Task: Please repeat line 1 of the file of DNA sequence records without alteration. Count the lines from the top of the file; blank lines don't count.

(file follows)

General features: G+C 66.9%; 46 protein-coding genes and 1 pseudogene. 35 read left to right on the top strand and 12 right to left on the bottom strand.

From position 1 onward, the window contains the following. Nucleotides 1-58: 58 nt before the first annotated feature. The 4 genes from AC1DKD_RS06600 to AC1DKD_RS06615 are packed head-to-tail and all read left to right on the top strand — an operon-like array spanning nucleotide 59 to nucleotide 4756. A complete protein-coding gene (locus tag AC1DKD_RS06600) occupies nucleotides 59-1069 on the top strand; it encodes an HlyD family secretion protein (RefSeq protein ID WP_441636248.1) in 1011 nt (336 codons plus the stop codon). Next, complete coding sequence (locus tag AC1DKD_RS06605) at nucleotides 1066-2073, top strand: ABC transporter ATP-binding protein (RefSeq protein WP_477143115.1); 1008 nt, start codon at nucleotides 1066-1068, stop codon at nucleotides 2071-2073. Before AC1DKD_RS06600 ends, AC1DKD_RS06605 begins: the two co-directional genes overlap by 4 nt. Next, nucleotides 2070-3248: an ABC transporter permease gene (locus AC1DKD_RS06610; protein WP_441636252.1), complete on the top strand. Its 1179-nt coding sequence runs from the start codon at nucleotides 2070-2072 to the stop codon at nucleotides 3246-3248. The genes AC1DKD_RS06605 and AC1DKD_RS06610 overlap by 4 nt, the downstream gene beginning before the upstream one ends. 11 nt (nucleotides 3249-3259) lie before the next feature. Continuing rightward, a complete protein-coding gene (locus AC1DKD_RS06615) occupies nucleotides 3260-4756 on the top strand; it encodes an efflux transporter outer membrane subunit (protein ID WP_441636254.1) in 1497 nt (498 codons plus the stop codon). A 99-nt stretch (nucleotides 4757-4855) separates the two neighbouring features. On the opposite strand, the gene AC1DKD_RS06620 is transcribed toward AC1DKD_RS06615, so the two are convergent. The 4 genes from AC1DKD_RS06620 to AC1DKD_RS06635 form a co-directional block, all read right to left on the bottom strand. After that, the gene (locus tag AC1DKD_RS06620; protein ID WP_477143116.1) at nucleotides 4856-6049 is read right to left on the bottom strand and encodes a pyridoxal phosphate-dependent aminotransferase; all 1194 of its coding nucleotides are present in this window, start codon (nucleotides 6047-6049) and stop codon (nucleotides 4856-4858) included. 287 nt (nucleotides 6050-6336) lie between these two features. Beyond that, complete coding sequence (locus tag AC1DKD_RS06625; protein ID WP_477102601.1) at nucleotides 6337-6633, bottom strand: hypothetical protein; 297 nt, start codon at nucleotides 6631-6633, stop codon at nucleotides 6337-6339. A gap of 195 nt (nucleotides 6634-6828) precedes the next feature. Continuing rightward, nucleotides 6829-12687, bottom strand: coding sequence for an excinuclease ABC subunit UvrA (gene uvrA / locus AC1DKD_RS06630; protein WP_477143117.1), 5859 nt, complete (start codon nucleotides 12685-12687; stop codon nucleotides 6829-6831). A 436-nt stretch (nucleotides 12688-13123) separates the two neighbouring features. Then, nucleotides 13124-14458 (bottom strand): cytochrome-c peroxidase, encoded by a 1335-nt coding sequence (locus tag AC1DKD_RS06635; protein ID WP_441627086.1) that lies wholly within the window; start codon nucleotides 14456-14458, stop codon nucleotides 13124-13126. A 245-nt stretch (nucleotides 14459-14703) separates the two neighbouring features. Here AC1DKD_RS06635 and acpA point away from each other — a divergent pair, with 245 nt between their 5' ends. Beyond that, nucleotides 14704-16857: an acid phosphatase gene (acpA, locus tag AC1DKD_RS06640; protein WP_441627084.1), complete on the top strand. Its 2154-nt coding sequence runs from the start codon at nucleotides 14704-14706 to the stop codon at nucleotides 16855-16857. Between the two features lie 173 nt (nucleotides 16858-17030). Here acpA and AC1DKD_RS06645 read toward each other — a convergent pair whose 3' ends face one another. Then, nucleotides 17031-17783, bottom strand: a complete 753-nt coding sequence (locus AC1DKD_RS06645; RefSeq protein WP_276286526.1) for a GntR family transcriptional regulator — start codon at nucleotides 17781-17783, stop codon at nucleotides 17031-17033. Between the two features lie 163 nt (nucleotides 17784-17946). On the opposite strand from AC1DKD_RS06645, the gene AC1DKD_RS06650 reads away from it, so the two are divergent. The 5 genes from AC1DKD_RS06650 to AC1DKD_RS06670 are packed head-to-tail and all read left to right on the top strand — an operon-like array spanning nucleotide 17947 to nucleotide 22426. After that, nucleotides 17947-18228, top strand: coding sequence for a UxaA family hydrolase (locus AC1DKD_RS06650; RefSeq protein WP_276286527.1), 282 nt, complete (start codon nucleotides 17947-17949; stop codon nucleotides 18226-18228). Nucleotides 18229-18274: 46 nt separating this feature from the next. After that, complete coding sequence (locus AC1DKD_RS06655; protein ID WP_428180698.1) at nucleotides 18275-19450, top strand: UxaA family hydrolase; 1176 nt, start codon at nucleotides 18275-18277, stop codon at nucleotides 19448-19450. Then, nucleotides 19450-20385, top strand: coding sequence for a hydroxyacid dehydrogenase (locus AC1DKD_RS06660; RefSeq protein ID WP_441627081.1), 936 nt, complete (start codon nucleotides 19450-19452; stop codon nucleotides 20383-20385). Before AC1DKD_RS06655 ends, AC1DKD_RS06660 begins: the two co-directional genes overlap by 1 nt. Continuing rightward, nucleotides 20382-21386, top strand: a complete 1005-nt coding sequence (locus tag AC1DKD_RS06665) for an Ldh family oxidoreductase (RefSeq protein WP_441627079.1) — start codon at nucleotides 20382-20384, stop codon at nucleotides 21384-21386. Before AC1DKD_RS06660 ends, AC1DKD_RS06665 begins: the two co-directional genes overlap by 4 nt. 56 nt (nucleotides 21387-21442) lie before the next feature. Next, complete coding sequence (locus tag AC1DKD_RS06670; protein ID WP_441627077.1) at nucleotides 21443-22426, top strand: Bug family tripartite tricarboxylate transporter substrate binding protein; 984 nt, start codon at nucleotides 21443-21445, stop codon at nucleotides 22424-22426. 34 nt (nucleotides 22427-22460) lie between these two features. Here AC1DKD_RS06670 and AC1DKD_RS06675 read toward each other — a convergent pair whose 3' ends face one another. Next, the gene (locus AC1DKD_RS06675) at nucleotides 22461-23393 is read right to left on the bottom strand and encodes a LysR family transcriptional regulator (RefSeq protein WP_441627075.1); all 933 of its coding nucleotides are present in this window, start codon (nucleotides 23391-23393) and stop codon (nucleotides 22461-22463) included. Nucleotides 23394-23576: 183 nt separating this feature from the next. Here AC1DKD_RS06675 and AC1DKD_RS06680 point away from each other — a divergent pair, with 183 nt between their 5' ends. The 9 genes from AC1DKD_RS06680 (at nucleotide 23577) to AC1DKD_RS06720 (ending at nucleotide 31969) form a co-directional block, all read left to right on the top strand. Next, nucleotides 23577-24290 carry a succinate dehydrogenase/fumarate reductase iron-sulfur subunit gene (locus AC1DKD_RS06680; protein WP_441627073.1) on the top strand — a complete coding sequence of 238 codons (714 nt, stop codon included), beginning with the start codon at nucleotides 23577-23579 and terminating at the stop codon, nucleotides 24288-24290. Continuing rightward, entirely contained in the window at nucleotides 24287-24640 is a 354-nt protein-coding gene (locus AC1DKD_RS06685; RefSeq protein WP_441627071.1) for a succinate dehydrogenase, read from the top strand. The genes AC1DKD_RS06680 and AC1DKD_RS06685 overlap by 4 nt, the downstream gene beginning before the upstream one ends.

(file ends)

General features: G+C 66.9%; 46 protein-coding genes and 1 pseudogene. 35 read left to right on the top strand and 12 right to left on the bottom strand.